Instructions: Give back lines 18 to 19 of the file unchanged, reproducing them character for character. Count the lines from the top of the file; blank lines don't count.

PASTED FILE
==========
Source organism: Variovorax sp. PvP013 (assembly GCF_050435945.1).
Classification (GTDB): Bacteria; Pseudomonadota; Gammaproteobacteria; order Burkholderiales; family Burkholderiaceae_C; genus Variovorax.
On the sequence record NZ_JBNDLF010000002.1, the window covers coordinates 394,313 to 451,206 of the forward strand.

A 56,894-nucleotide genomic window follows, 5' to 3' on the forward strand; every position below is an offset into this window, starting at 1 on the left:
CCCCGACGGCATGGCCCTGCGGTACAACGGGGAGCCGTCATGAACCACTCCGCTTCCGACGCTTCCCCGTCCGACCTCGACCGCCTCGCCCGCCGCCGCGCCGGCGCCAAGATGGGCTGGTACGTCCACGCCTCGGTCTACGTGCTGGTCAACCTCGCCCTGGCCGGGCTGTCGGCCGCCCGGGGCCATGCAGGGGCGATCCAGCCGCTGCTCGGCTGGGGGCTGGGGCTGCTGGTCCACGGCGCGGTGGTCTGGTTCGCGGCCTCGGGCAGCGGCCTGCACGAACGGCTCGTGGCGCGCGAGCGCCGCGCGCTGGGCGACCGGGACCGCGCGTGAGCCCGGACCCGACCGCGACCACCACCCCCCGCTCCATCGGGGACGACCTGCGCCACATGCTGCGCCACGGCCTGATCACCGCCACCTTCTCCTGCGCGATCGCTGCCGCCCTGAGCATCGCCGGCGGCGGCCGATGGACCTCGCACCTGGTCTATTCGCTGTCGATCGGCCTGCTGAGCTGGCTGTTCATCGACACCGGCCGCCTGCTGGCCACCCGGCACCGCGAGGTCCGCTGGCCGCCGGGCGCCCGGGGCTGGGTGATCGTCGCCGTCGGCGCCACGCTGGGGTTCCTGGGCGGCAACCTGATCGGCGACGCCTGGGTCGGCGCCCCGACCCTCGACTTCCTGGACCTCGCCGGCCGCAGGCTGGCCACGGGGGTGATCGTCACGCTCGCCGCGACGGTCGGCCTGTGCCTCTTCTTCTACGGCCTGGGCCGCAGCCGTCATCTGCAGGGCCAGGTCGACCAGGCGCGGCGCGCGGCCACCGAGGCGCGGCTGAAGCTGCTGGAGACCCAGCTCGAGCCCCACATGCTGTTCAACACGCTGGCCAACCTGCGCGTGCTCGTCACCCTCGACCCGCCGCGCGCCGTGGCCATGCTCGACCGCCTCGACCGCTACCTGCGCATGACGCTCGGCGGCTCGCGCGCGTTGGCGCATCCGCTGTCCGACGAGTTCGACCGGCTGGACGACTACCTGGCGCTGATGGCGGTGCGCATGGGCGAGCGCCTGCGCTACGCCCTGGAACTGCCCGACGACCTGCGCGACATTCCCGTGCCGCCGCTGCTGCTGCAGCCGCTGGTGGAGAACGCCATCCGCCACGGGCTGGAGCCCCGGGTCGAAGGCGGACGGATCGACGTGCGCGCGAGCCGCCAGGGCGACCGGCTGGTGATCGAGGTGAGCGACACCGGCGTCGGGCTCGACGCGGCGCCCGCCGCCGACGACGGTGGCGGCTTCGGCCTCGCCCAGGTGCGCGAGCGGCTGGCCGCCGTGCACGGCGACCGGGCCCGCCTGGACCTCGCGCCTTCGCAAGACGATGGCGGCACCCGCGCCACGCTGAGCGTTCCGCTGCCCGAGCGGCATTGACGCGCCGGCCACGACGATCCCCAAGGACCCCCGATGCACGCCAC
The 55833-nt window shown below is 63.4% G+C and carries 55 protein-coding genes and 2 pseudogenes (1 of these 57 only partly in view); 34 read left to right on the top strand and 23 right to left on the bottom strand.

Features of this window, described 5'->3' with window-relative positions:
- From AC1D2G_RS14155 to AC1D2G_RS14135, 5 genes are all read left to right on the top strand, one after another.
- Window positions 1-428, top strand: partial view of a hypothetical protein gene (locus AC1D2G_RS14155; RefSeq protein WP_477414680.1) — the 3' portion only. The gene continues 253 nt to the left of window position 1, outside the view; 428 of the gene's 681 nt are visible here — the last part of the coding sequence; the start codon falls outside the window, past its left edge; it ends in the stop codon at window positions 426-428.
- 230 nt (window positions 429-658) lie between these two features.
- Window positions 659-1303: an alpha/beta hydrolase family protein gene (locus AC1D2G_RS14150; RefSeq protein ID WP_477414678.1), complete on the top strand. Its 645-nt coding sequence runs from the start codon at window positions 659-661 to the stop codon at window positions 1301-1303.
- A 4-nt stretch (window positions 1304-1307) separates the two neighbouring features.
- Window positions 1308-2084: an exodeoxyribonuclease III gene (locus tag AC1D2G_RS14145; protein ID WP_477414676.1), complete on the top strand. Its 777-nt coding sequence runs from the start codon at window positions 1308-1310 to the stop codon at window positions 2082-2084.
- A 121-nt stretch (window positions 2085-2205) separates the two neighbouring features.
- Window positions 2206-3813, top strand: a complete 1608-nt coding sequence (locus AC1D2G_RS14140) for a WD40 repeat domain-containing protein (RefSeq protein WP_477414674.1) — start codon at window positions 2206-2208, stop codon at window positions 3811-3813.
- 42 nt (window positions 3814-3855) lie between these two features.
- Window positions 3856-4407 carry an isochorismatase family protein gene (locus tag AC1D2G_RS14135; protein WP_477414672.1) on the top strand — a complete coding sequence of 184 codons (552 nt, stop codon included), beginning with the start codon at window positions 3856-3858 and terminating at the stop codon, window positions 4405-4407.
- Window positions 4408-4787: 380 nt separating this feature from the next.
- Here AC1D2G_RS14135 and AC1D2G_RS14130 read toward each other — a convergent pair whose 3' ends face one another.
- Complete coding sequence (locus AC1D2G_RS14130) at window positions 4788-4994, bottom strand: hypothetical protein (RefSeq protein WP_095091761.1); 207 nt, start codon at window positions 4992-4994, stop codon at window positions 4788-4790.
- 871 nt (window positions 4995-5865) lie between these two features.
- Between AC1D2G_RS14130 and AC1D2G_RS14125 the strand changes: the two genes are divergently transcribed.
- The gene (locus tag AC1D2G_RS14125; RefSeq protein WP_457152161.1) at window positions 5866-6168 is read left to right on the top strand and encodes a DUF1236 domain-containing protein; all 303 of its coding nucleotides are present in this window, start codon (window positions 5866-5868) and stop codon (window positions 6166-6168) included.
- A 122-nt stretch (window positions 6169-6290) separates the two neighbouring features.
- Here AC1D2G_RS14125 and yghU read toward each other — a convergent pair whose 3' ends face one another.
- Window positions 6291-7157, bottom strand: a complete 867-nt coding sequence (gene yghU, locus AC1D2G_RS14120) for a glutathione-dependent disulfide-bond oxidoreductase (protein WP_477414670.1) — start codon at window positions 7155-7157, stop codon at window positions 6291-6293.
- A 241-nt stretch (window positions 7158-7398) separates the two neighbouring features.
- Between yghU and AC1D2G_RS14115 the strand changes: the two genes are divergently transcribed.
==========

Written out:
- Window positions 4408-4787: 380 nt separating this feature from the next.
- Here AC1D2G_RS14135 and AC1D2G_RS14130 read toward each other — a convergent pair whose 3' ends face one another.